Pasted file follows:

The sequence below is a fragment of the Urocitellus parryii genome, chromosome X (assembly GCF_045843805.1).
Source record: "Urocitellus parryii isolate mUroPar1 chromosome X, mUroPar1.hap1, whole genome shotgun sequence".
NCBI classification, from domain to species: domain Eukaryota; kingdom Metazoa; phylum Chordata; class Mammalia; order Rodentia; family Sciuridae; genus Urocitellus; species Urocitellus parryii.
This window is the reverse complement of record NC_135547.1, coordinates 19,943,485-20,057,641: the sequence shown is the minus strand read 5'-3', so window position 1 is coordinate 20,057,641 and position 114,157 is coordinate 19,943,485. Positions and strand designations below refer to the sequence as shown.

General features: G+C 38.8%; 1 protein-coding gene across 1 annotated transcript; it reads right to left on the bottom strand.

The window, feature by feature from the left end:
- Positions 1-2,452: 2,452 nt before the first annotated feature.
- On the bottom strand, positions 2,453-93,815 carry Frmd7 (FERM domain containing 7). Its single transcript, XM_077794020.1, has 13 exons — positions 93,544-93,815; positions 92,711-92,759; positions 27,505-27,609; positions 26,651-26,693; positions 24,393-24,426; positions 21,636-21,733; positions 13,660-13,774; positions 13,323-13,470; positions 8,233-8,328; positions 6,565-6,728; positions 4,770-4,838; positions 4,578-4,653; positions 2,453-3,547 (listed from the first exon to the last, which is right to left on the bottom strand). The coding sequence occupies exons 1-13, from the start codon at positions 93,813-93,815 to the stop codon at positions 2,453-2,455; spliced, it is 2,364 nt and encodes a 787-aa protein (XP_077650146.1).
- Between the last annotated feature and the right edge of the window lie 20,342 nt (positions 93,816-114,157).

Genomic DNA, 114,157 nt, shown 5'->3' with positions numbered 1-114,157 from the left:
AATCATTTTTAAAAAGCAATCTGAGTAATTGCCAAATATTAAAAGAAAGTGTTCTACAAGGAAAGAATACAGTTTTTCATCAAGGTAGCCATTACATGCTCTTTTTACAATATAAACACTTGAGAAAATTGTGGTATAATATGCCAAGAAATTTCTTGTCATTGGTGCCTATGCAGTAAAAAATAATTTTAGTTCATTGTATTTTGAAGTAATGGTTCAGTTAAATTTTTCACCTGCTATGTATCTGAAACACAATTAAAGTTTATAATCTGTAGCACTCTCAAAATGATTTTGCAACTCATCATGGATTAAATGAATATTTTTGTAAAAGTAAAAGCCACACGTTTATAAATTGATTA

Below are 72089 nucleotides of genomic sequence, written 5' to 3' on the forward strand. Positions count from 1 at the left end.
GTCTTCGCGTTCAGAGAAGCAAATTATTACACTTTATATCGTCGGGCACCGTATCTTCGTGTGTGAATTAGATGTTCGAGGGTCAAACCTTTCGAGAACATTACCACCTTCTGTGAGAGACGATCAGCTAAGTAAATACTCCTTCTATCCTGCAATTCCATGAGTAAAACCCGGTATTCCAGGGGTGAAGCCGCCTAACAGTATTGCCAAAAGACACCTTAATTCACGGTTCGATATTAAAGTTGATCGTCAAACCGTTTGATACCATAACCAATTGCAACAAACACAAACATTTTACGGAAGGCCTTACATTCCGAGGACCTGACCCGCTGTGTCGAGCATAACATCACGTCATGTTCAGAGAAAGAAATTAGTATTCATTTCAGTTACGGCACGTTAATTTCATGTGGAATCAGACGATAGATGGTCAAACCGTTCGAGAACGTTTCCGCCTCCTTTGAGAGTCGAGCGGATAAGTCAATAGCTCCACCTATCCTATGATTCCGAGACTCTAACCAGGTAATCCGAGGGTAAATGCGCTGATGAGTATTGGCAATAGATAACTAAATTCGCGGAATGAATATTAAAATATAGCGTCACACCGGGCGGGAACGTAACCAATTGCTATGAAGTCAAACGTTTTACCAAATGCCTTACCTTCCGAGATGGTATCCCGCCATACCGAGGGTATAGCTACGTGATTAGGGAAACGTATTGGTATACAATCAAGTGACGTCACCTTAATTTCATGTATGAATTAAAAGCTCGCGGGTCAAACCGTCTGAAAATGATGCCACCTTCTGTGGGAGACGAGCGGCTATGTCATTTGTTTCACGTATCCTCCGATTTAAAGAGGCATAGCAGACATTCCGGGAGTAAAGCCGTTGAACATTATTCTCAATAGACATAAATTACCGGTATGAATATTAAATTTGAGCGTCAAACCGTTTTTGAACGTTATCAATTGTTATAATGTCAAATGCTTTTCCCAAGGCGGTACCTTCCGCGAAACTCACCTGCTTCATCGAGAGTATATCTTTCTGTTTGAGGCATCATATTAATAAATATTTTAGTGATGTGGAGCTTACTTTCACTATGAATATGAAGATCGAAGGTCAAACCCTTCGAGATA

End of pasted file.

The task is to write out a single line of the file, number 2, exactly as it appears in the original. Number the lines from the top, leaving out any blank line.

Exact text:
Source record: "Urocitellus parryii isolate mUroPar1 chromosome X, mUroPar1.hap1, whole genome shotgun sequence".